“What are your strengths?” Swiftly followed by, “What are your weaknesses?” Well gosh, here I am sitting in a job interview and didn’t see the most over-asked question of all time coming my way. That’s what I sarcastically (and internally) sigh every single time I hear a colleague ask this question, and how I have felt in the past when being interviewed myself. So let’s burrow into the weaknesses festering in most job interviews, shall we?

 

Real Tweets, Real Weird Job Interviews
@AllDesignPrint: I was asked, "If you could be an animal, what would it be?" I replied, "What sort of a stupid question is that?" Didn't get the job.

 

1. The Boring, Predictable Questions

It is not that the “strengths and weaknesses” question is bad per se. It’s just predictable and boring, and it’s not #HowIHire (a hashtag that’s doing the rounds on LinkedIn at the moment). You are likely be met by a weakness dressed up as a strength (“I am a workaholic”) or the arrogant-sounding (“I don’t suffer fools”). Meanwhile, gulping “I struggle with managing my time” is not going to get you a job as a project manager, so unless you are a card-carrying moron, you are unlikely to answer honestly.

If I want to get a good feel of a candidate — let’s call him Colin — I often throw this into the mix: “If I asked your wife / boss / colleague what Colin is like, what would they say?”

With this question you are more likely to get a more authentic response. But don’t leave it at that. Next, you need to probe and funnel down to get to the real answer. As with most great conversations, your first question just pecks the surface and generally gets a surface reply. It’s your follow-up question that helps you dig up the real dirt.

That is why you should then ask, “So Colin, what makes them think that about you? Give me an example of how you have demonstrated that behaviour. Is it a behaviour that you are proud of? Would you change that behaviour in any way? Have you ever been criticised for that character trait? By whom, and what was the situation?” And so on.

Dig, dig, dig. It is only by unearthing these details that you can really start to get a feel for what your potential new hire is really like.

 

Real Tweets, Real Weird Job Interviews

@sesp: I panicked when asked for my biggest weakness. Told them it was a "vague but common feeling of melancholy". Got the job.

 

2. The One-Sided Interview

Many candidates prepare to answer questions but fail to understand that part of the process is as much about them asking questions. Asking questions does something very important — it show the interviewer that you are evaluating the company in a number of ways by the questions you ask. At the same time you are confirming your qualifications for the role in the eyes of the interviewer.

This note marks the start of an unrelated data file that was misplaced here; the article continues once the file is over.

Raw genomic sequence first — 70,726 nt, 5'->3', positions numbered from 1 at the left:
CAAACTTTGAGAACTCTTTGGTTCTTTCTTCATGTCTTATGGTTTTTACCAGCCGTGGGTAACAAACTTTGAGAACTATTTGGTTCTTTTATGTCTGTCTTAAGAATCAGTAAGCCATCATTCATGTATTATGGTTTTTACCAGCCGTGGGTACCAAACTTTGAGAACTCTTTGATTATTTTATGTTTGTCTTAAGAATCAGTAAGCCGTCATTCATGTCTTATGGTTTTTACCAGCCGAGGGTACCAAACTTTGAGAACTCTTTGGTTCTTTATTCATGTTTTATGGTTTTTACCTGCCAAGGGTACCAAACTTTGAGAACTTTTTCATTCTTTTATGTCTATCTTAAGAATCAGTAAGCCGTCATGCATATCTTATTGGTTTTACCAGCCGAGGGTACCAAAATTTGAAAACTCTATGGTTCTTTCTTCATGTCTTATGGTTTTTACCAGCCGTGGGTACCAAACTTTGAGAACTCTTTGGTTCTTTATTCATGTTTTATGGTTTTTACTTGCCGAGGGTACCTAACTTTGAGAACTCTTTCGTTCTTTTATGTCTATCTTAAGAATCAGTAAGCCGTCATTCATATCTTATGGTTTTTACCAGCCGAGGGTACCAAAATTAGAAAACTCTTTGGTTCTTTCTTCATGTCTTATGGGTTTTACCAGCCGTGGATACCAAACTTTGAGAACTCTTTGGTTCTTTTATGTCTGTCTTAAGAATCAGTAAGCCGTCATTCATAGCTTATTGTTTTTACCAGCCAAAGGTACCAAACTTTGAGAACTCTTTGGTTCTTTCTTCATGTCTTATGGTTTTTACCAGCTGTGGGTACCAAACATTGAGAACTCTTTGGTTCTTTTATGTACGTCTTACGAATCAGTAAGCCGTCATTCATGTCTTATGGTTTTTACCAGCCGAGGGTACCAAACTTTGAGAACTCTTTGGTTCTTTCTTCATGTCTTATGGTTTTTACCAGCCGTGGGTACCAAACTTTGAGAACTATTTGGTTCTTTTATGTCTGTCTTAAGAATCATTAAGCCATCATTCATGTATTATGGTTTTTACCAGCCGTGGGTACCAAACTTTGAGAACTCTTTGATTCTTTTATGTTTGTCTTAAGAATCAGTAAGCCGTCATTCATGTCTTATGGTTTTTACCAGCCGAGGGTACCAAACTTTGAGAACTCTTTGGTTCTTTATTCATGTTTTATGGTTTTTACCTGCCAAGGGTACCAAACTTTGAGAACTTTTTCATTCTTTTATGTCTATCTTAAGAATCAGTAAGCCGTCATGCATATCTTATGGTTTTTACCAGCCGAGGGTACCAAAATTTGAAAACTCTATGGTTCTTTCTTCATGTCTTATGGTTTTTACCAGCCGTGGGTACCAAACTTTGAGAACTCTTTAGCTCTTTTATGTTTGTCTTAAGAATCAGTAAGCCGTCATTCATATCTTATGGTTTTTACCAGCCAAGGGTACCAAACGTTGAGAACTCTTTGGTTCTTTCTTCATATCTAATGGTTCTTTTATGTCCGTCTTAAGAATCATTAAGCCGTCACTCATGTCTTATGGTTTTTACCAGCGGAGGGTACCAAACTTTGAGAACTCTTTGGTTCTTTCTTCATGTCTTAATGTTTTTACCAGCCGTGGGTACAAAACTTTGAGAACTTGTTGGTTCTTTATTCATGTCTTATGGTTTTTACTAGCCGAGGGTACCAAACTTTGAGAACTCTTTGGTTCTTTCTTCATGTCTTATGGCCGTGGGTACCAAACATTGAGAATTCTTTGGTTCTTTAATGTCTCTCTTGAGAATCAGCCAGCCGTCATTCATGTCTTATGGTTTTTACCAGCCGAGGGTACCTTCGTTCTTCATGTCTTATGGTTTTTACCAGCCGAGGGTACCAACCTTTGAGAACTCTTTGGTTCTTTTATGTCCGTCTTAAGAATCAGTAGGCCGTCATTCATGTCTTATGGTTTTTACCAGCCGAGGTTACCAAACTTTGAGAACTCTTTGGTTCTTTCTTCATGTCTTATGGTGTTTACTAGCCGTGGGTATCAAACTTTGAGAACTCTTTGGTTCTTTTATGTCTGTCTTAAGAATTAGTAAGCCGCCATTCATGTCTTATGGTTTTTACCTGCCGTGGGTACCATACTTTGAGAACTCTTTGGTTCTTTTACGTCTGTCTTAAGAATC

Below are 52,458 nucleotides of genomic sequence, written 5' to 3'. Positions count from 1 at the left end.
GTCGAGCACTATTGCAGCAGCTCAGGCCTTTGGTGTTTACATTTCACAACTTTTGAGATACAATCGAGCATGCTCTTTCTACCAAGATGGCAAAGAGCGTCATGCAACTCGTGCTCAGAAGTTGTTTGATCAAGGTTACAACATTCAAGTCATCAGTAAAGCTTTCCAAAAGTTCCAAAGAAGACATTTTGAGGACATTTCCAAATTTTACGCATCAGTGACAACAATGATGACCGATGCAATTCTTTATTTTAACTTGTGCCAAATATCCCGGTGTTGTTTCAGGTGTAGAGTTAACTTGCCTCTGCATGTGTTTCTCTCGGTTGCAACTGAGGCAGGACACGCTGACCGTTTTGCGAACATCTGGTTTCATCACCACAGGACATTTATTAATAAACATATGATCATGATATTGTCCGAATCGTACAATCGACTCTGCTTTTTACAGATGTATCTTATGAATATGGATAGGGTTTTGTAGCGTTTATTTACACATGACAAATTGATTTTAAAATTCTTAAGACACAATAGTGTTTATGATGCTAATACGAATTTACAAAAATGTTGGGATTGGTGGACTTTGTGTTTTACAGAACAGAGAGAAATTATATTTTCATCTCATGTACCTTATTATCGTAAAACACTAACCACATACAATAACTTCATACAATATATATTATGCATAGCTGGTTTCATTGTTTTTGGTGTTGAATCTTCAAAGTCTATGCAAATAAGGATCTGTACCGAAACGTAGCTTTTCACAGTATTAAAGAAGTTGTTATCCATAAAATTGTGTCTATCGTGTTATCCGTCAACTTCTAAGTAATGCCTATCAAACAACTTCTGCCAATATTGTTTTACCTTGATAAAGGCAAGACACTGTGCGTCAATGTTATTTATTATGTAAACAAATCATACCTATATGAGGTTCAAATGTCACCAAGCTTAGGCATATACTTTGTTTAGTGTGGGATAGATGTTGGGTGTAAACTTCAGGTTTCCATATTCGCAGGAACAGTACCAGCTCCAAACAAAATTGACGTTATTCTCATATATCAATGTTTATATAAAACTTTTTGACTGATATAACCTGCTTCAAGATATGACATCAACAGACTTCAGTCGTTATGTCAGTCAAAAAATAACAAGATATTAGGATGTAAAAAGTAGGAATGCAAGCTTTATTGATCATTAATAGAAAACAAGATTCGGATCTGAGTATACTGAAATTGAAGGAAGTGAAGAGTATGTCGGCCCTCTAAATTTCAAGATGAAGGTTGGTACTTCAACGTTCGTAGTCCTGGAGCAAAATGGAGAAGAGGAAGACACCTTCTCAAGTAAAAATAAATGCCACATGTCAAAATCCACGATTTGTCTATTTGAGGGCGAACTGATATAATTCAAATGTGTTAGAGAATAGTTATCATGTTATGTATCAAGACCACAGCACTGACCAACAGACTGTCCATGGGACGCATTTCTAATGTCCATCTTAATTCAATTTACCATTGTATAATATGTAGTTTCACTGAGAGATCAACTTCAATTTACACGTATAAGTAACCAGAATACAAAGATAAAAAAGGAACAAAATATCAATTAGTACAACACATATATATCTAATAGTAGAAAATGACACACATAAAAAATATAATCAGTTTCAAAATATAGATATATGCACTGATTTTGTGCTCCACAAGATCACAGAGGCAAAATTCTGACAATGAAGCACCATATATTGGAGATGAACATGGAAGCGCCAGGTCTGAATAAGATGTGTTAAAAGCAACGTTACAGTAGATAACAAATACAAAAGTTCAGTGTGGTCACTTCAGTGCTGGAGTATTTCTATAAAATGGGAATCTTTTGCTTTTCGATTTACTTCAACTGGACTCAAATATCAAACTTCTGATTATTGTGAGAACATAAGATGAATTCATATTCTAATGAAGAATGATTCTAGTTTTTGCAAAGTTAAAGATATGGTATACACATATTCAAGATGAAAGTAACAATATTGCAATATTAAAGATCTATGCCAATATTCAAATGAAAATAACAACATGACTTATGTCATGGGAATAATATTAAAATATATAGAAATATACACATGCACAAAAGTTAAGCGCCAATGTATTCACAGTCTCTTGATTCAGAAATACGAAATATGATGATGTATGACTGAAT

Most importantly, it shows you care. Have you ever been on a date where you have been the only one asking questions, and when you stop asking, a limp puddle of silence is all that remains? We all have. And did you go on a second date with that person? I think not.

 

Real Tweets, Real Weird Job Interviews

@houseoflard: At the end of an interview for a promotion I was asked if I had any questions. I said, "When do I start?" Failed.

 

3. The Disrespectful Interviewer

I think one of the worst offenses you can commit when being an interviewer is to not have read the CV prior to the interview. You know how it goes: you walk in, the interviewer looks down and starts to ask you the questions that are blatantly staring out at him from the CV.

But would you expect a candidate to ask, “So can you tell me about the job you are hiring for?” Nope. So why is it okay to ask the candidate questions that you are expecting the interviewer to already know?

 

Real Tweets, Real Weird Job Interviews
@matbeal: My favourite was a friend who was asked what her weaknesses were.
She replied, "Jazz hands!" (With accompanying gesture.)

 

Final Thoughts
You might think all this harps on a bit, but if you get the job interview process right, you know you are bringing the right new player onto your team. Get it wrong, and you may add a weakness to your company.

In some ways, of course, many people feel hiring is instinctual. In fact, a survey of 2,000 hiring managers found that 33% of them decide whether or not to hire someone in the first 90 seconds. How you sit, smile, move, dress — heck, the energy you project — can all be the deciding factor. So clean up for your interview, boys and girls.

 

Real Tweets, Real Weird Job Interviews

@redskyatnight: I once confidently told an interviewer that I'd read a book he'd mentioned. He pointed out it hadn't been published yet. Or even written.

@jhedelstein: The interviewer wrote my name at top of a notebook page. Took no notes. Halfway through, crossed my name out.

@KennoUK: Absent-mindedly twirling my pen around, I got the ends mixed up and drew a fake beard on myself while asking questions.

 

3 Ways to Self-Sabotage a Job Interview (and How to Avoid Them)


BY Ellen Bone

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